Perceptions of accountants and auditors on professional ethics and professional scepticism in South Africa.
Mbanjwa, Rudolf Mfundo.
MetadataShow full item record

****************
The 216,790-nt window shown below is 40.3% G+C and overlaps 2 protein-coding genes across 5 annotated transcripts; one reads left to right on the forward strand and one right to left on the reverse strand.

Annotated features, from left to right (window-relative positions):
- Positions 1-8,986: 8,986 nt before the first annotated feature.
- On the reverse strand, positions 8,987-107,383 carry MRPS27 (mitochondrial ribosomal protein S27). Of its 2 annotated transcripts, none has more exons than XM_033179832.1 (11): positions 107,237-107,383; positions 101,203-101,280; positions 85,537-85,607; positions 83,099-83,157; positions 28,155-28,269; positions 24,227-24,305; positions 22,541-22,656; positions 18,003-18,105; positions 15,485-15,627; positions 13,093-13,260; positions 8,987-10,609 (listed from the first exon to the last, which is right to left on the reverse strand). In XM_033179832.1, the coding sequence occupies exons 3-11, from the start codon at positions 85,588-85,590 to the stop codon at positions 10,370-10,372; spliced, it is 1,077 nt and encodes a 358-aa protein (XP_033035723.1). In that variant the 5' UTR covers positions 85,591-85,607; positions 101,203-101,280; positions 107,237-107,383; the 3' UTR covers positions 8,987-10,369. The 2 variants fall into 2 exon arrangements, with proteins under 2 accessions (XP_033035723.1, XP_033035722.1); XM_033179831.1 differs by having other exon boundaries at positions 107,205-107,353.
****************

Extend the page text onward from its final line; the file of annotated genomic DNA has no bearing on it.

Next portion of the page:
Recent accounting scandals in big corporates and, indeed, government entities, have called into question the professional ethics of practicing accountants and auditors. For the auditors specifically, their ability to exercise the appropriate level of professional skepticism has also been an area of concern in South Africa and abroad. This study is informed by these occurrences and the effect this has had on the perceptions of the profession. There is limited existing literature on the perceptions of practicing accountants and auditors on how compatriots are maintaining the required professional ethics during the delivery of their services. The relevance of ethics to accountants and auditors is the professional requirement to frequently exercise ethical judgement. The aim of this research is to investigate and analyse the pressures faced by accountants and auditors in South Africa, to lower their professional ethics and professional scepticism when performing their professional duties. The study explores four research questions, under the themes: “Knowledge of the SAICA Code of Conduct”, “How accountants and auditors maintain the required ethical standards”, “Pressures faced to compromise on ethics”, and “Perceptions about compatriots”. A quantitative approach is adopted for this study, whereby an online questionnaire was completed by a sample of respondents. The population for this study is chartered accountants who are members of the South African Institute of Chartered Accountants (“SAICA”). This group of professionals includes both practicing accountants and auditors – as the prerequisite to practice as an auditor in South Africa is registration with SAICA. The Statistical Package for the Social Science (“SPSS”) application was used to upload the data and analyse it into descriptive and inferential statistics. The data was organized into logical summaries - from which the researcher computed mean and modes. The findings firstly confirm that accounting and auditing professionals do have knowledge of the requisite behaviour and view themselves as being compliant. Secondly, the findings confirm the existence of pressures on accountants and auditors to lax their professional ethics and professional skepticism during the provision of their services. Finally, the results of the study provide evidence that accountants and auditors have a perception that fellow members of the profession do comply with the requisite professional ethics and professional skepticism. These findings should be useful to regulators, government and executive leadership of accounting and auditing firms in that they have highlighted the existence of pressures to compromise professional ethics and professional skepticism. They have also provided an indication as to some of the areas where accounting and auditing professionals view themselves to be not in compliance with the requirements – such as annual attendance of ethics training.